Back in the ‘80s, the late filmmaker John Hughes made his name with a string of popular teen comedies. He wrote and directed The Breakfast Club, Weird Science, and Ferris Bueller’s Day Off. He also penned the screenplays for and produced Pretty in Pink and Some Kind of Wonderful. While Breakfast Club is often cited as his best, I’ve always found it to be a bit heavy-handed in its message. A group of obvious stereotypes finding common ground despite their differences is a fine message, but apparently not one that many teenagers have learned given the recent focus on anti-bullying. I have always been partial to Sixteen Candles, a slice of life about a teen having a very bad day. Sixteen Candles is funny and charming, and though it doesn’t carry the “important message” of The Breakfast Club, there are still a few lessons to be learned.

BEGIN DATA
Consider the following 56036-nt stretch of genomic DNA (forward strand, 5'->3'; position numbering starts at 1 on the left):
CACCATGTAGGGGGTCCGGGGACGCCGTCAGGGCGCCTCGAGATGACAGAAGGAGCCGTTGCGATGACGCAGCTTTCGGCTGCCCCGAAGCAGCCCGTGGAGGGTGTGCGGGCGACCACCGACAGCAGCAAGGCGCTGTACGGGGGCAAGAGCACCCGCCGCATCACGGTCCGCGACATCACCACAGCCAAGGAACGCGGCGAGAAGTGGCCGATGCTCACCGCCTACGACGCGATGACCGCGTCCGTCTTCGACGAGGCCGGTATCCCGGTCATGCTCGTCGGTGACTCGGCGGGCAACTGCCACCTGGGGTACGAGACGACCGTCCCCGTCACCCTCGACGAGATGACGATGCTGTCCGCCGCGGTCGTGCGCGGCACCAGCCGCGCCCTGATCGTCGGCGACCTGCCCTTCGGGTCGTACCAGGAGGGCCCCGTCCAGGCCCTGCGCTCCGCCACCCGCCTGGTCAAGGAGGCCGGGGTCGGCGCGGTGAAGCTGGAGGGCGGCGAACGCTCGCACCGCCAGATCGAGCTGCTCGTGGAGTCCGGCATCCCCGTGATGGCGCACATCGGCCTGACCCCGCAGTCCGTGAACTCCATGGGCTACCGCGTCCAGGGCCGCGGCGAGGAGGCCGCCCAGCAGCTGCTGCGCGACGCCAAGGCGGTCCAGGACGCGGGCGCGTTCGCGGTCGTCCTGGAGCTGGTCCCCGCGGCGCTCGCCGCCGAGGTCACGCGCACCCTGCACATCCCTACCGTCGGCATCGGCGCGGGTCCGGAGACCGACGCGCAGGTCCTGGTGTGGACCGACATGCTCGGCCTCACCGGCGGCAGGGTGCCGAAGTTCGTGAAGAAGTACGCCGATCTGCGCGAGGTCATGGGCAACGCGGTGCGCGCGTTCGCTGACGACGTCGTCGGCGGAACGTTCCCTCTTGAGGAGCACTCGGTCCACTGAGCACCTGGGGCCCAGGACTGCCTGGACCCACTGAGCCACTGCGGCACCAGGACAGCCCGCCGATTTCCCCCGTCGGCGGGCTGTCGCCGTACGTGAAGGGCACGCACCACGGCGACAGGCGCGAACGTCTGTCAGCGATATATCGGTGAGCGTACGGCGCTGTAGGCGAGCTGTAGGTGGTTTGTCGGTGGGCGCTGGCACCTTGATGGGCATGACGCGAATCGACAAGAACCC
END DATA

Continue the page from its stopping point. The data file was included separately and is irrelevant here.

Molly Ringwald plays Samantha Baker. Samantha is all set to celebrate her 16th birthday, only to discover that her entire family has forgotten it. Their attention is focused on her older sister Ginny (Blanche Baker), who is getting married the next day. Samantha heads off for an ordinary school day where she and her best friend Randy (Liane Curtis) talk about boys and their lacking social lives. Samantha has a crush on Jake (Michael Schoeffling), a popular senior who is dating the equally popular and very pretty Caroline (Haviland Morris). Samantha doesn’t think Jake knows she exists, but in reality he intercepted a note telling of her infatuation with him. Her interest in him sparks his interest in her.